The same goes for any key’s you might repeat in the children. If its been initially set in the parent it will piggy back off of that value. In fact it’s because of this that the lines rotate the way they do - the opposing angle values!

As I said, I really hit my stride with this library when I started playing around with the children object, and this is why. By putting certain options at opposition with each other, I was able to yield some really nice results. A lot of it came down to tweaking things until I found a fun idea - in this case I thought of dandelions when they’re still just white puff balls spewing their evil pollen germs - and going from there with a more specific goal.

Of note: delay and duration are pretty key to making your bursts work. Delay will bring in your particles at a delay, or if you stagger it like I did with this burst, over the total duration you set for your burst which in our case is 3000 milliseconds, aka 3 seconds.

const burst2 = new mojs.Burst({
  radius: { 0: 175 },
  angle: { [-220]: 55 },
  scale: { 0: 1.2, easing: 'cubic.out' },
  count: 35,
  children: {
    shape: 'circle',
    fill: '#dfa0f7',
    strokeWidth: { 3: 1.5 },
    radius: { 5: 10 },
    opacity: { 0: 1 },
    angle: { 10: [270] },
    delay: 'stagger( rand(50, 100) )',
    duration: 3000,
  },
})

const burst3 = new mojs.Burst({
  radius: { 0: 175 },
  angle: { 55: [-220] },
  scale: { 0: 1.2, easing: 'cubic.out' },
  count: 35,
  children: {
    shape: 'circle',
    fill: '#dfa0f7',
    strokeWidth: { 3: 1.5 },
    radius: { 5: 10 },
    opacity: { 0: 1 },
    angle: { [270]: 10 },
    delay: 'stagger( rand(50, 100) )',
    duration: 3000,
  },
})

These two bursts are the ‘evil pollen’ elements - I won’t run through everything because you should be able to recognise a lot of it based on my above explanations.

Of note: I set the initial angle of rotation on each burst opposite to one another in both the parent and the children for the criss crossing effect the particles have. I also randomised the stagger setting, between the 50 and 100 range. I found the 50-100 setting kept the particles just a hair more restricted in their movement. Again, there’s a lot of tweaking based on feeling happening here. You have to play around with things and see what you like.

const burst4 = new mojs.Burst({
  radius: { 0: 60 },
  angle: { 500: 150 },
  count: 35,
  stagger: '20',
  children: {
    shape: 'circle',
    fill: 'none',
    stroke: { '#3843E4': '#6978EC', easing: 'cubic.in' },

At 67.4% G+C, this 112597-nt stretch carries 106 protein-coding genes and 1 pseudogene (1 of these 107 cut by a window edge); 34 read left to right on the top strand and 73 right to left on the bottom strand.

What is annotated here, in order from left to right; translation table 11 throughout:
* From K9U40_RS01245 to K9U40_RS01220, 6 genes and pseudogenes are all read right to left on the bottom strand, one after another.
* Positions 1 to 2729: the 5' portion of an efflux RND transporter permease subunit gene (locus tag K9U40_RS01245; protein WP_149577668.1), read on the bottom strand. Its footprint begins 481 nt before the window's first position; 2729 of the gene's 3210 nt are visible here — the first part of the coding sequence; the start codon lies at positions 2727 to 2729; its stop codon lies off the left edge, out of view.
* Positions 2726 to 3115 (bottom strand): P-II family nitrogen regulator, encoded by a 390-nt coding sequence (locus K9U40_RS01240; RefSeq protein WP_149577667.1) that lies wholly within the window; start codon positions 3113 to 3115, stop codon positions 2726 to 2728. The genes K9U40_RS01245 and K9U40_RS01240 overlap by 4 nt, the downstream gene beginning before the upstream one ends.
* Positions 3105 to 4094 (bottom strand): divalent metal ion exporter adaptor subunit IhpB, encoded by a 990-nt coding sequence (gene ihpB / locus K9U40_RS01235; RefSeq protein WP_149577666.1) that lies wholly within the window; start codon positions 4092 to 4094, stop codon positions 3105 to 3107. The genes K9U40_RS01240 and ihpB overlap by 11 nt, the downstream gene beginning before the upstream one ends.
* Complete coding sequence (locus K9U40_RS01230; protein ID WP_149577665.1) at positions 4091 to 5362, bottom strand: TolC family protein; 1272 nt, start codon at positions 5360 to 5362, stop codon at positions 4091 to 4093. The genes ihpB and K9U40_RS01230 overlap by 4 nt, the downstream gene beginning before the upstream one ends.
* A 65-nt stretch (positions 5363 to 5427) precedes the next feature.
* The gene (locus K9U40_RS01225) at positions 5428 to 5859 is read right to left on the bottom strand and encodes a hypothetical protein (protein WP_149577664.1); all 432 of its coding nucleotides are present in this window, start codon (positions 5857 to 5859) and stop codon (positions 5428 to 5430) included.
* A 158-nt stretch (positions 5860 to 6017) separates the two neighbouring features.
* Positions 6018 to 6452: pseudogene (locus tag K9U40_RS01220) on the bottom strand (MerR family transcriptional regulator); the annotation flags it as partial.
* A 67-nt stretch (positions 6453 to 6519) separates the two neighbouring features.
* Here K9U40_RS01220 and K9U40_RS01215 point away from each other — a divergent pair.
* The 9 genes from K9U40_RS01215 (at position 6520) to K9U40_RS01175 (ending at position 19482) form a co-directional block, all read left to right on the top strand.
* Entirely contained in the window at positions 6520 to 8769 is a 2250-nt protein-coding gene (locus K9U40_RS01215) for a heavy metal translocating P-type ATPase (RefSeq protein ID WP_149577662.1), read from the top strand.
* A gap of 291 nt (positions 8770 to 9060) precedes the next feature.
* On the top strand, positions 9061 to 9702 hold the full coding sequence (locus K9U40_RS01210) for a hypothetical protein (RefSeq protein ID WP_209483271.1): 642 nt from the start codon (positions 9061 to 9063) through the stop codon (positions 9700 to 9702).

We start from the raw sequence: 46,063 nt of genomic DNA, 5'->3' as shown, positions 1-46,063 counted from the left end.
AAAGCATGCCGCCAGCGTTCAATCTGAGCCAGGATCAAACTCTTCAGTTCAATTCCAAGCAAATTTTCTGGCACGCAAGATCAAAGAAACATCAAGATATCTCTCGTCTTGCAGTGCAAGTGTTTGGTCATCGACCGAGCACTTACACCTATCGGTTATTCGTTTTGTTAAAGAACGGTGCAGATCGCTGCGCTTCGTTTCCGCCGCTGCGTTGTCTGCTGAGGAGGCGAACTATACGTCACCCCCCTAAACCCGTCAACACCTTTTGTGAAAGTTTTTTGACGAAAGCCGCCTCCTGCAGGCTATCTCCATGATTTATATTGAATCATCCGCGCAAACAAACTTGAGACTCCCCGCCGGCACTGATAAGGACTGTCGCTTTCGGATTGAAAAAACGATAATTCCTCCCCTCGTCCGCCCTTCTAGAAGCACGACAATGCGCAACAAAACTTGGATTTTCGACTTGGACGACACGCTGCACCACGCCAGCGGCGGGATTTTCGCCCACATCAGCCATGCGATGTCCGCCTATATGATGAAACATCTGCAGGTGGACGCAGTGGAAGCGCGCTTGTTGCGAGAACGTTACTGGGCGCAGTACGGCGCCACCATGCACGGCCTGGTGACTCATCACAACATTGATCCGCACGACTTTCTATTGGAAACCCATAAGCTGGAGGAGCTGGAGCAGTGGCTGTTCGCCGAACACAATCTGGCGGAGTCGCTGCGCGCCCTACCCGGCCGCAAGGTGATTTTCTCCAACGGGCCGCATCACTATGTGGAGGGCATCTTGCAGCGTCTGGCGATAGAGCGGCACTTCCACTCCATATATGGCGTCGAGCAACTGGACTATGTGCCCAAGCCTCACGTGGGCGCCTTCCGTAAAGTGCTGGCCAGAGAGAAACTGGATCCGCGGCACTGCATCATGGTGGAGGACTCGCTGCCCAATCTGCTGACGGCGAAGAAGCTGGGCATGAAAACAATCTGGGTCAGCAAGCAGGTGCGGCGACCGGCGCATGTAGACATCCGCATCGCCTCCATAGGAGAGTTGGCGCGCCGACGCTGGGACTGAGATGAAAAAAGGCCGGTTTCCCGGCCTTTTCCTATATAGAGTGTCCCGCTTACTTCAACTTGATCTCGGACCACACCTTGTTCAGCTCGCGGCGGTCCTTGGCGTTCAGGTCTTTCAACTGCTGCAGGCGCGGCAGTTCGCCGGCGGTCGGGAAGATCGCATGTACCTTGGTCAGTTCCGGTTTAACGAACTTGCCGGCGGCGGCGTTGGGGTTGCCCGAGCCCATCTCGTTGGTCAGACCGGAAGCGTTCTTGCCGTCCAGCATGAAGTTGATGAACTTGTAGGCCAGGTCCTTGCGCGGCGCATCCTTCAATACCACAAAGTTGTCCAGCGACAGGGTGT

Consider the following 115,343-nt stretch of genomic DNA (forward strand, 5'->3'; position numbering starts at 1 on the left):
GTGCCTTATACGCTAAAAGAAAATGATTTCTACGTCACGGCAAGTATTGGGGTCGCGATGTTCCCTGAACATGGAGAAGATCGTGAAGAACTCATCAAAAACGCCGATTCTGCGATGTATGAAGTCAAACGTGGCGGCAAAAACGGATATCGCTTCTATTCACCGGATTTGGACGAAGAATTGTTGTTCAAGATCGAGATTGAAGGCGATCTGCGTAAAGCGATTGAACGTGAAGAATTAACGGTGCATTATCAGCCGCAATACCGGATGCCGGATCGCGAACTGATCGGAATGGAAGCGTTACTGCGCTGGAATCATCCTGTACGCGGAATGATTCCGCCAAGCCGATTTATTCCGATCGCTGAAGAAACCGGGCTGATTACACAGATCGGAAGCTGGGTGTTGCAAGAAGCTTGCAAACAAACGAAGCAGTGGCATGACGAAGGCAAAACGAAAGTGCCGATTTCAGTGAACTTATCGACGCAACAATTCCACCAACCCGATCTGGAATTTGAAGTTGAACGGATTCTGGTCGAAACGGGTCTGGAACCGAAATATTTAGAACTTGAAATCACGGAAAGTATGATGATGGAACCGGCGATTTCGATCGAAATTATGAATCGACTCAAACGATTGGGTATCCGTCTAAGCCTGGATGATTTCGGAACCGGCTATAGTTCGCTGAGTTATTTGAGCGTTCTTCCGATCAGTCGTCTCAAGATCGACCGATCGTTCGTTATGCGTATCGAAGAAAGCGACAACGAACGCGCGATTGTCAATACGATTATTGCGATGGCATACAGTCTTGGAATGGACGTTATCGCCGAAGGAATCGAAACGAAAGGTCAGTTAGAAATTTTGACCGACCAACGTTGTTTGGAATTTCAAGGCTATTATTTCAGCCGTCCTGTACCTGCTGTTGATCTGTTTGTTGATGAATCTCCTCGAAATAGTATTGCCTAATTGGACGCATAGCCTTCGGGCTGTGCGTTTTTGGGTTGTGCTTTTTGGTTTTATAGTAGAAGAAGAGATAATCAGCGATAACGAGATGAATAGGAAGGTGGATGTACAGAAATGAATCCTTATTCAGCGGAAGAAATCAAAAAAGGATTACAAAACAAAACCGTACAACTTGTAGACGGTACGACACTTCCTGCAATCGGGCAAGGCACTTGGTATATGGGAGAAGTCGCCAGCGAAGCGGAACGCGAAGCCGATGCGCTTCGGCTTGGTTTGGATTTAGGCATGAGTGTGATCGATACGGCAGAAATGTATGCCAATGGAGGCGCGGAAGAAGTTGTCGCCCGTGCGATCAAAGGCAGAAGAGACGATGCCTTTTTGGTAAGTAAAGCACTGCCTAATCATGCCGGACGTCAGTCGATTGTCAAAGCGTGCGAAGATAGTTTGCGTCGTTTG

strokeWidth: { 4: 1 },
    strokeDasharray: '40%',
    strokeDashoffset: { '-10%': '50%' },
    scale: { 0: 2, easing: 'cubic.out' },
    radius: { 5: 25 },
    opacity: { 0: 1 },
    duration: 3000,
  },
})

This last burst element features something we haven’t seen yet - strokeDasharray and strokeDashoffset, which you might be able to deduce from their names, adds some white space to anything you’ve stroked. This means you can introduce a shape over time, as if it were drawing itself, or in our case here, create a series of 35 dashed circle outlines. Thanks to stacking the radius, the rotation of the ‘broken’ circles creates a really nice flower-like pattern.

mojs.Timeline({})

Last but not least and possibly the most important part of mo.js, is the timeline object. Because without it, nothing will show up on the screen.

const timeline = new mojs.Timeline({
  repeat: 9999,
})
  .add(burst, burst2, burst3, burst4)
  .play()

You basically create your timeline, fill it with your burst objects, and run it using .play(). The repeat value is set to 9999 so that the burst runs ad infinitum/à la gif, which you can of course change to fit the needs of your sketch.

See the Pen codevember#6 by Eliza SJ (@elizasj) on CodePen.

If mo.js is something you think you might want to delve into further, check out this great little intro by Sarah Drasner, or pick your way through the mo.js docs.

*If you pikced around my collection of codevember entries, you might have noticed that there are much less than 30 sketches on display here. That’s because I took a bit of a hiatus through part of the month to do an artist residency in Lisbon. I managed to do a few sketches while at the residency but eventually I gave in to the creative tornado that was that experience. But contrary to last year, I hope back on the bandwagon post-residency, and… just kept going. Because who says you always need to play catch up?